Labour will reach out to older voters on Wednesday when John McDonnell pledges to retain the “triple lock” on pensions until 2025.
Describing the “national scandal” that has seen pensioner poverty rise under the Tory government, Labour’s shadow chancellor will commit to keeping the measure, which guarantees state pensions will rise in line with average wages, inflation or 2.5 per cent each year – whichever is higher.
McDonnell will also vow to end the “Tory unfairness” on women’s pension age and provide extra support for those worst affected by the speeding up of the pension age.
He will pledge that a Labour government would protect the pensions of Britons living overseas, keep the winter fuel allowance and continue the policy of free bus passes.
It comes as the party publishes new findings that suggest that pensioners would be at least £650 a year better off by the end of the next parliament if the triple lock is maintained.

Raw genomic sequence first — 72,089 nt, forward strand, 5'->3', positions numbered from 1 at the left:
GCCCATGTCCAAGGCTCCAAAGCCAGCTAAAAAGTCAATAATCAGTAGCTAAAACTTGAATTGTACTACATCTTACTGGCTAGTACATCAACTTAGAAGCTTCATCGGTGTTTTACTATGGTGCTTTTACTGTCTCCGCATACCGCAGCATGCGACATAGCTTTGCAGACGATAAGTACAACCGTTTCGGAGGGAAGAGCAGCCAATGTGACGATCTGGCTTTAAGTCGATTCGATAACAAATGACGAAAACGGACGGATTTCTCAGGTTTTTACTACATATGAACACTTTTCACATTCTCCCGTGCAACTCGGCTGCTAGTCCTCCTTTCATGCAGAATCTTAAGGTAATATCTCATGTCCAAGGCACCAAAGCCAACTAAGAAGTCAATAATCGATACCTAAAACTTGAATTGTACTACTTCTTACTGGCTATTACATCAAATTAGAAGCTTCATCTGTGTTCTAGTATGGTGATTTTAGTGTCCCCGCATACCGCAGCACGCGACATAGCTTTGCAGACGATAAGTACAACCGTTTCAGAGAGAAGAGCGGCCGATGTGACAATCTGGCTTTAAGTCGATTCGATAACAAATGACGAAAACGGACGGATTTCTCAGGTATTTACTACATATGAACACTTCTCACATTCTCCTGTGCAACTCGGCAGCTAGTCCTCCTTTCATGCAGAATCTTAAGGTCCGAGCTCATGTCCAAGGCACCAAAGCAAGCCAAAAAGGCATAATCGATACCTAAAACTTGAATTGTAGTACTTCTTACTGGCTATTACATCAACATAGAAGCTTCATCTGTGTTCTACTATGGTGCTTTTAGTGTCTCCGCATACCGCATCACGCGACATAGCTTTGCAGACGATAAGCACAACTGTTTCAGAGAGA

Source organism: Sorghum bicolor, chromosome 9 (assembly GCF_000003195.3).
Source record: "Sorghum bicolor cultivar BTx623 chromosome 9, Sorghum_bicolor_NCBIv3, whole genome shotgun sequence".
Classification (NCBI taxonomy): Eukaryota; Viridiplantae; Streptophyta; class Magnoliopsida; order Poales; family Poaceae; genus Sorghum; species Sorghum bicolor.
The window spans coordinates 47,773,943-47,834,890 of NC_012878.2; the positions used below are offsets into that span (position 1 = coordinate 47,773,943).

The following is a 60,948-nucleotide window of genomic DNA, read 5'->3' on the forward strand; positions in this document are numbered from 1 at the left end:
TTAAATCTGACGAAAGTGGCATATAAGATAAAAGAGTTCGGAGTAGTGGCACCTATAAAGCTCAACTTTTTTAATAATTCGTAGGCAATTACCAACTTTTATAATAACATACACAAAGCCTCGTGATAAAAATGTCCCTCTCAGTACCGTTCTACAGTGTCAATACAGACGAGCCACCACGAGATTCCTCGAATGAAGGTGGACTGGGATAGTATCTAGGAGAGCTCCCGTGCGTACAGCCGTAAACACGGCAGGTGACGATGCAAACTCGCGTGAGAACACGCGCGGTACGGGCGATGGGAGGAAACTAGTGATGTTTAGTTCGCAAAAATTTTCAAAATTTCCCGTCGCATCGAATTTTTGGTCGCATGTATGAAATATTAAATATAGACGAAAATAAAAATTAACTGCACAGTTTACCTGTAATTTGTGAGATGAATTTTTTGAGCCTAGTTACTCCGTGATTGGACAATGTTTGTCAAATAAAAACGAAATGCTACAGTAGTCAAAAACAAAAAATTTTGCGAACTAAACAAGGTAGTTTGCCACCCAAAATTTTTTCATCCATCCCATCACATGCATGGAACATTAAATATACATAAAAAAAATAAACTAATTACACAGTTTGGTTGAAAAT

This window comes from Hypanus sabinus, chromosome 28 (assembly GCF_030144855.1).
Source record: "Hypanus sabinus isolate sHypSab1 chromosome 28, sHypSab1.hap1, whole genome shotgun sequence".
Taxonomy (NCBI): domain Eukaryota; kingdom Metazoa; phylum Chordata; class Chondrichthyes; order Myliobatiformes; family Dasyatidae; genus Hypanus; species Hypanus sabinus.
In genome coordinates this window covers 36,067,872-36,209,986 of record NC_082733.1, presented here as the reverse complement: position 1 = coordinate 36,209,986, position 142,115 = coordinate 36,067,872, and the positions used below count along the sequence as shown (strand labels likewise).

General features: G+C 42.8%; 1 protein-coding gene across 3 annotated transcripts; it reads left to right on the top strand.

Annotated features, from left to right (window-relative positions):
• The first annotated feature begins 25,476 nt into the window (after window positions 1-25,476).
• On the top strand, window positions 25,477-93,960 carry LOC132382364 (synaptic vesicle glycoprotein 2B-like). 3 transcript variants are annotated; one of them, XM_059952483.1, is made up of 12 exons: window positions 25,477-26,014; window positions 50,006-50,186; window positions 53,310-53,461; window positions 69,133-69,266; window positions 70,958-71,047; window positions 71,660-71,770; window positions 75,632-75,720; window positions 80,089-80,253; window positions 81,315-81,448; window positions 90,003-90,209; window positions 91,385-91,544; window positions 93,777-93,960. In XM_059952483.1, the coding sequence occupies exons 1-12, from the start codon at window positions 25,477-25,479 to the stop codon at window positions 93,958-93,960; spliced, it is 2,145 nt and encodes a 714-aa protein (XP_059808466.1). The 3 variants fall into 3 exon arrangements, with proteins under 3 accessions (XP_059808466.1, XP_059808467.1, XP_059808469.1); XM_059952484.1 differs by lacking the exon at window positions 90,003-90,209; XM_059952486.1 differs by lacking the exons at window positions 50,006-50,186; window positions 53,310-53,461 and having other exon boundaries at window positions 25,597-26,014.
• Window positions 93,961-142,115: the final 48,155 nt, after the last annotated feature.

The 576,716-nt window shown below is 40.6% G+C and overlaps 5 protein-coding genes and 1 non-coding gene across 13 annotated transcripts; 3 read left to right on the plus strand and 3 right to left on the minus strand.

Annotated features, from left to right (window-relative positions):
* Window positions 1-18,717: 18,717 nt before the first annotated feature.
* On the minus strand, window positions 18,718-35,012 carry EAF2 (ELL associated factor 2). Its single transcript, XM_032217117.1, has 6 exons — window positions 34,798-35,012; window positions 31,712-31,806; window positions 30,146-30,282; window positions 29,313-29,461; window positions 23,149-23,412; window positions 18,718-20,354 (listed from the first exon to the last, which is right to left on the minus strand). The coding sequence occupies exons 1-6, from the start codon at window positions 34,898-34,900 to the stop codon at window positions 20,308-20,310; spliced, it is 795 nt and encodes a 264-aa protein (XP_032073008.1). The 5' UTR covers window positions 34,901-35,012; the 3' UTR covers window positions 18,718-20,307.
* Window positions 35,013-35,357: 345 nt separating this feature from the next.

McDonnell will launch the pledge card – and invoke an image of Tony Blair, whose government delivered on its five pledges in its first term in office – when he makes a visit to an arts and crafts exhibition at Age UK’s Coventry craft and computer centre.
He is expected to say: “I am delighted to be launching this pledge card that will inform many elderly people in our communities that Labour is not only promising to stand up for pensioners; but is determined to ensure they keep the hard-won entitlements they currently hold.”
“It’s a national scandal that pensioner poverty is rising and the Tories are refusing to commit to keeping the triple-lock or compensate women worst affected by the speeding up in the state pension age.”
“Only a Labour government will stand up for pensioners and protect them throughout the next parliament.”
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